The Native American Bar Association of Arizona (NABA-AZ) recently held its ninth annual Seven Generations Awards Dinner and Silent Auction, to honor current law professionals and award scholarships to law students. It was a banner night for the Sandra Day O’Connor College of Law at Arizona State University, as two faculty members were honored with the organization’s top awards.
Kevin Gover, a tenured professor with ASU Law, was given the Lifetime Achievement Award, and Kathlene Rosier, executive director of ASU Law’s Indian Legal Program, received the Member of the Year Award.
Lifetime Achievement Award
Gover, a member of the Pawnee Tribe of Oklahoma who is currently on leave from ASU Law to serve as the director of the Smithsonian Institution’s National Museum of the American Indian in Washington, DC, was honored for an influential career in government, higher education and private practice.
After establishing what became the largest Indian-owned law firm in the country in New Mexico in the 1980s, he was nominated by President Bill Clinton to serve as the assistant secretary for Indian Affairs in the U.S. Interior Department in 1997, where he served until 2001.
His tenure with Indian Affairs was noteworthy for the improvements made with Indian schools and tribal police forces — as well as a landmark apology from the federal government.
“He was responsible for having the first formal apology written to tribes on their historical treatment by the U.S. government,” Rosier said. “That was a landmark statement coming from any type of official government, and it meant a lot to tribes across the country.”
Gover joined the faculty at ASU Law in 2003, where he has taught courses on federal Indian law, administrative law, and statutory interpretation, as well as an undergraduate course in American Indian policy.
“When he was hired at ASU, they wanted somebody who was a very well regarded national leader and thinker, and Kevin Gover fit the mold for that.” Rosier said. “Because he’s considered a thought leader, he was asked to join the Smithsonian to take over and make sure the museum is doing things that reflect what’s going on in Indian country, and he’s doing a great job of that.”
Rosier added that Gover — as he has done throughout his life — is trying to reshape the way people think about Native Americans, trying to correct misconceptions about historical events and figures, such as the first Thanksgiving and Pocahontas.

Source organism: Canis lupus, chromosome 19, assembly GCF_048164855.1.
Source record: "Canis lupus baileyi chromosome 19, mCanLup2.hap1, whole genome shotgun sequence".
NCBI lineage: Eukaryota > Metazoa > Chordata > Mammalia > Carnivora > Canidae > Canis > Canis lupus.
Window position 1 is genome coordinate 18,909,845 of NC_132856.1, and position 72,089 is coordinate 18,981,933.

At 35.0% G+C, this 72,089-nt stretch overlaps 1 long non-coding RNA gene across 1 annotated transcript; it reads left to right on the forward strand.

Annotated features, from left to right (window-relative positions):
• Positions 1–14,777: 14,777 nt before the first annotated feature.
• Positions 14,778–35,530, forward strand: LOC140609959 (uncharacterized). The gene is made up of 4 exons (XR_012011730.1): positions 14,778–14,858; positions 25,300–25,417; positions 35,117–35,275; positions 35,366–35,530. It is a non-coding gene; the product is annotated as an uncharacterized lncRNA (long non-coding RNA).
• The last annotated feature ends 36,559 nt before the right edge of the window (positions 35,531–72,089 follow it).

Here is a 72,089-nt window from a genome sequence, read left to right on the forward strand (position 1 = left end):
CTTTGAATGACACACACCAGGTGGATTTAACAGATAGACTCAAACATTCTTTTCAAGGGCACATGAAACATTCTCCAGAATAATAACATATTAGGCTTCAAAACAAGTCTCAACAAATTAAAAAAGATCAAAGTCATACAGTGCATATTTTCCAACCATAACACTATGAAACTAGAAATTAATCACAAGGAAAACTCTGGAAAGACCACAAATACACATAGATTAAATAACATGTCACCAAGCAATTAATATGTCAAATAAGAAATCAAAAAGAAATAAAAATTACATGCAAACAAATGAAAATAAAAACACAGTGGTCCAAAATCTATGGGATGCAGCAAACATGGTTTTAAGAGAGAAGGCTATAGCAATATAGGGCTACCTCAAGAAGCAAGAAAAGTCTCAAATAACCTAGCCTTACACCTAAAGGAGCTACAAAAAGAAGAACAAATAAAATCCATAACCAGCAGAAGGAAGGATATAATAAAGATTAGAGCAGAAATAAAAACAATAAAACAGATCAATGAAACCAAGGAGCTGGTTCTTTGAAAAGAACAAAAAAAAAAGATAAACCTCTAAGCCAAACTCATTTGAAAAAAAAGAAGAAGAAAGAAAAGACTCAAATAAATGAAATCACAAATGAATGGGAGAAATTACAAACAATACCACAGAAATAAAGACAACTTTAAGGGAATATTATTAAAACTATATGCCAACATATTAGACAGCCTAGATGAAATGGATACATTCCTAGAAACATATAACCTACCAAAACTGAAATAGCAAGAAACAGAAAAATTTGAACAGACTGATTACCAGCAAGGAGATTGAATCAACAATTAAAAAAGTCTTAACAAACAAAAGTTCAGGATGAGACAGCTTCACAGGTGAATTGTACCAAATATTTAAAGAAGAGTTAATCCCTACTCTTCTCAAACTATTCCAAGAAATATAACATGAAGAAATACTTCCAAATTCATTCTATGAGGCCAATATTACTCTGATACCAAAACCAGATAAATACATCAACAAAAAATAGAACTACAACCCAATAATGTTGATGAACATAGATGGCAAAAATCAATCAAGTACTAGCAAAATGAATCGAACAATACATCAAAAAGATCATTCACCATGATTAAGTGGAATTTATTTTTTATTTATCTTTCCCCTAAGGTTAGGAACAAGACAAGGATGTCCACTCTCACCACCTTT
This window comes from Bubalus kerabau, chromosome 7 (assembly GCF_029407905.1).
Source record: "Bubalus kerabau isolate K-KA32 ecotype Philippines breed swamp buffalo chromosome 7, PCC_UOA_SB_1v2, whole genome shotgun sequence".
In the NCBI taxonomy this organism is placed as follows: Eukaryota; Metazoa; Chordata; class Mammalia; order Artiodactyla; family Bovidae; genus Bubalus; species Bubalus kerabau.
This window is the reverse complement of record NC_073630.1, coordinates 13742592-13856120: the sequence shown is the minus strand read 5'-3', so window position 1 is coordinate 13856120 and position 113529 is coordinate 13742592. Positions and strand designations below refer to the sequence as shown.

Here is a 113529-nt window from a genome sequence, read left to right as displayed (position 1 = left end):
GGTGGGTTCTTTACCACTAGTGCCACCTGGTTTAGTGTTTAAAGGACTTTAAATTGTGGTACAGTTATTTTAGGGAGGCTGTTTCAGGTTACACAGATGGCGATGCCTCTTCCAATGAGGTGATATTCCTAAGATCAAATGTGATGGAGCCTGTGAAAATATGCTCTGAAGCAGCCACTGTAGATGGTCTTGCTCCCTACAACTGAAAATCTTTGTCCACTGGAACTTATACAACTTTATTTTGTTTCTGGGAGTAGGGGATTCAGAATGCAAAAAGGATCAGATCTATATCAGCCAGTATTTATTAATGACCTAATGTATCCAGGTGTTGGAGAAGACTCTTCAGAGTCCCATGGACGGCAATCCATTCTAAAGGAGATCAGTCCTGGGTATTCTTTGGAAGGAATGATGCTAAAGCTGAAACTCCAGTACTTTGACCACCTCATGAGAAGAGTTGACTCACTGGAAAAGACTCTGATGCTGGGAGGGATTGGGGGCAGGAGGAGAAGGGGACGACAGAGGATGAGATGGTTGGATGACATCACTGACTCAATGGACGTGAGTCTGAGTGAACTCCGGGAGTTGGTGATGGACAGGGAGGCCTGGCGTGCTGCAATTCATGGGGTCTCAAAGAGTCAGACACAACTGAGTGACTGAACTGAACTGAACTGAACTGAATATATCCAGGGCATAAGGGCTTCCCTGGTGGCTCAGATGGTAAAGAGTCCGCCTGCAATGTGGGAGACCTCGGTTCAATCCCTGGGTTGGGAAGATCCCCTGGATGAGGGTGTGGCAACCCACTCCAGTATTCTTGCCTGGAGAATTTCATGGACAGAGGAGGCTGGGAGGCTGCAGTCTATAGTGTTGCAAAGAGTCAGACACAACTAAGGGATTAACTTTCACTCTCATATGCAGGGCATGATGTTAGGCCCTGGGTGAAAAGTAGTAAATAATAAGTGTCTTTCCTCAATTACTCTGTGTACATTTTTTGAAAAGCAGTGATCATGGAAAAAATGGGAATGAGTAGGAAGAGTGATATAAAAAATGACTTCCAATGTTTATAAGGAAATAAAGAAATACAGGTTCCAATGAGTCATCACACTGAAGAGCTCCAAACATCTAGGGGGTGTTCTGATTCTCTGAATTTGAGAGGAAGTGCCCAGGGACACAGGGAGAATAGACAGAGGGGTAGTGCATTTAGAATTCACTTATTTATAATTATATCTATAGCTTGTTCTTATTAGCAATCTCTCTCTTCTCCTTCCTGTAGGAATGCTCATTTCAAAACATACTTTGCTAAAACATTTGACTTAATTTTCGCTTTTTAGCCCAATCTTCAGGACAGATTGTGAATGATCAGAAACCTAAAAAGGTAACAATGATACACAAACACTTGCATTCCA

Jeff Harmon, president of NABA-AZ, said Gover is highly respected in the Indian law community. Those sentiments were evident in the anonymous commentary accompanying Gover’s nomination for the award: “Kevin is regarded as a role model for so many younger Indian law attorneys, especially those who are Native. Kevin, like so many of us, came from small towns and humble reservation roots to attend college and law school with the hope of practicing Indian law and making a difference. Kevin inspires the younger generation of Indian law attorneys to give back to our elders, to the Indian youth and our native communities.”
Although he could not attend the Seven Generations ceremony, Gover issued the following statement, which was read by fellow ASU Law Professor Robert Clinton, who accepted the award on Gover’s behalf:
“Thank you for this honor. I regret very much that I cannot be there in person to see you all. I met a Nobel economist a couple of years ago whose work demonstrated that the most important factor in an individual’s career success is luck. That is certainly the case for me. Whether measured by the serendipitous opportunities I have had, or the quality and commitment of the colleagues and friends with whom I have worked, I have been very lucky indeed. And my greatest good fortune comes in being father and husband to the best people I know. So I thank you for this award. Thanks especially to those of you I have worked with and learned from. For those of you who continue to keep the faith and fight the good fight, please know you have my respect and admiration.”
Member of the Year Award
Rosier, a member of the Comanche Tribe, joined ASU Law in 2000. She served as the director of the Indian Legal Program for 11 years, left in 2011 to become the assistant general counsel for the Fort McDowell Yavapai Nation, then returned to her position with ASU Law in 2014.